To test if Ca2+ dynamics can stabilize SHPs, we pharmacologically altered Ca2+ homeostasis in hippocampal slices and combined this with time-lapse imaging of SHPs. First, we blocked Ca2+ release from ryanodine-sensitive stores with a high concentration of ryanodine (Ry, 80-100 μM) [39, 46]. In wild type slices, ryanodine significantly reduced the lifetime of SHPs (both from ryanodine treatment alone and ryanodine with TTX) compared to SHPs from wild type slices without ryanodine treatment (Fig. 3b). Second, we used cyclopiazonic acid (CPA, 25 μM), a sarco/endoplasmic reticulum Ca2+-ATPase inhibitor to deplete Ca2+ stores and inhibit Ca2+ release [47]. We found that in wild type slices, either treatment with CPA alone or CPA together with TTX reduced mean SHP lifetime compared to slices exposed to control or TTX-containing medium (Fig. 3b). Finally, to directly test whether intracellular Ca2+ is important for SHP stability, we patched individual CA1 pyramidal neurons and filled them with 100-150 μM Alexa Fluor 488 (AF 488, for morphological labeling) and included the Ca2+ chelator BAPTA (20 mM) to sequester Ca2+. Appropriate control experiments were performed to ensure that we would still be able to observe SHPs after patching and dye-filling neurons. We found that in wild type slices, CA1 neurons filled with AF 488 (without BAPTA) and exposed to TTX still formed SHPs (0.80 ± 0.02 SHPs per 10 μm of dendrite after 1 h of TTX; n = 3 slices, 62 μm of dendrite) that were stable and comparable to SHPs observed on mGFP-labeled neurons (mean lifetime, 17.63 ± 4.46 min, n = 16 SHPs from 8 slices from control and TTX experiments, P > 0.05 compared to wild type SHPs from mGFP neurons). After including BAPTA in the patch pipette, mean SHP lifetime decreased significantly to 7.26 ± 1.17 min (Fig. 3b). Moreover, the lifetime of SHPs from ryanodine, CPA or BAPTA-treated wild type slices phenocopied the lifetime of SHPs observed in SP-KO mice and their distributions were leftward-shifted compared to those from untreated wild type slices (Fig. 3c, e). Taken together, our results from wild type cultures show that internal Ca2+ signaling from ryanodine-sensitive stores is important for the stability of SHPs.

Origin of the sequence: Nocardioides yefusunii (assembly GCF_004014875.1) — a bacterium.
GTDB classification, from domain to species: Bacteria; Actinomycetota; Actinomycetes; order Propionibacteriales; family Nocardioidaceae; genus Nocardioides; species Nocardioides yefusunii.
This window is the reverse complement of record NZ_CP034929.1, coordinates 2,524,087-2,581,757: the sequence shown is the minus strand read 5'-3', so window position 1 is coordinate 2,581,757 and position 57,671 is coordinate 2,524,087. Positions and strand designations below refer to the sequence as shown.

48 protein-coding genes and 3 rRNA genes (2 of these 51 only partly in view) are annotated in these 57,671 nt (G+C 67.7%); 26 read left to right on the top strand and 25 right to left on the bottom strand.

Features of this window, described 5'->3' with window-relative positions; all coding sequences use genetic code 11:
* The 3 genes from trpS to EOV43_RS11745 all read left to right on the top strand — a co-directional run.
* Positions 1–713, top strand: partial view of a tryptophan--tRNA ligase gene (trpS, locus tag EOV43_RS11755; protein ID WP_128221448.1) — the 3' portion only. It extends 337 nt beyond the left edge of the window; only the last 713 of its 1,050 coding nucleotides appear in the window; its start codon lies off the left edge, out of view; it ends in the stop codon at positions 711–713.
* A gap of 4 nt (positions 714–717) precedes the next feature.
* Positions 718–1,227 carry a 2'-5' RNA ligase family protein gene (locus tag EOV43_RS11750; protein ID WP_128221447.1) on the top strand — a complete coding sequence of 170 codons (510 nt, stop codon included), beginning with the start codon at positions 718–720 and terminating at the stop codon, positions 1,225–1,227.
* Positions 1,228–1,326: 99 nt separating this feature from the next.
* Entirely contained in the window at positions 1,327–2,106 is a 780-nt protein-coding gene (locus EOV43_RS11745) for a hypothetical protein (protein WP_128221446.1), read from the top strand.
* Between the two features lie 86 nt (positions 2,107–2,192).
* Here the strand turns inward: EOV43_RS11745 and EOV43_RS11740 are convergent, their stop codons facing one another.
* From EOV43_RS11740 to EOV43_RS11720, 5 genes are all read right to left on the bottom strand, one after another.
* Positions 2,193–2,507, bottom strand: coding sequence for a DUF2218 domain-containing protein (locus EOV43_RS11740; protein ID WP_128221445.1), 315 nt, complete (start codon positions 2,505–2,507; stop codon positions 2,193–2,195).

Next, we studied how these treatments would affect SHPs in SP-KO mice. Since these mice do not have spine apparatuses [32] – putative specialized Ca2+ stores [29, 34, 35] – we predicted that pharmacologically perturbing the internal Ca2+ concentration should have little or no effect on SHP lifetimes in these mice. Indeed, treating SP-KO hippocampal slice cultures with either ryanodine alone or ryanodine with TTX did not significantly change the mean lifetime of SHPs compared to SHPs found in SP-KO slices treated with control or TTX solution (Fig. 3d). CPA treatment alone or CPA with TTX did not significantly alter mean SHP lifetime (Fig. 3d). In addition, including BAPTA in the patch pipette had no effect on mean SHP lifetime compared to the mean lifetime of SHPs on neurons patched with only adding AF 488 to the internal solution in SP-KO slices (Fig. 3d). The distributions of SHP lifetimes after the different Ca2+ pharmacological treatments were similar to SHP lifetimes in SP-KO slices without treatment (Fig. 3e). Thus, inhibition of intracellular Ca2+ stores and the lack of synaptopodin were not additive in their effects on SHP stability. Therefore, we propose that Ca2+ signaling from ryanodine-sensitive stores, for example the spine apparatus, stabilizes SHPs.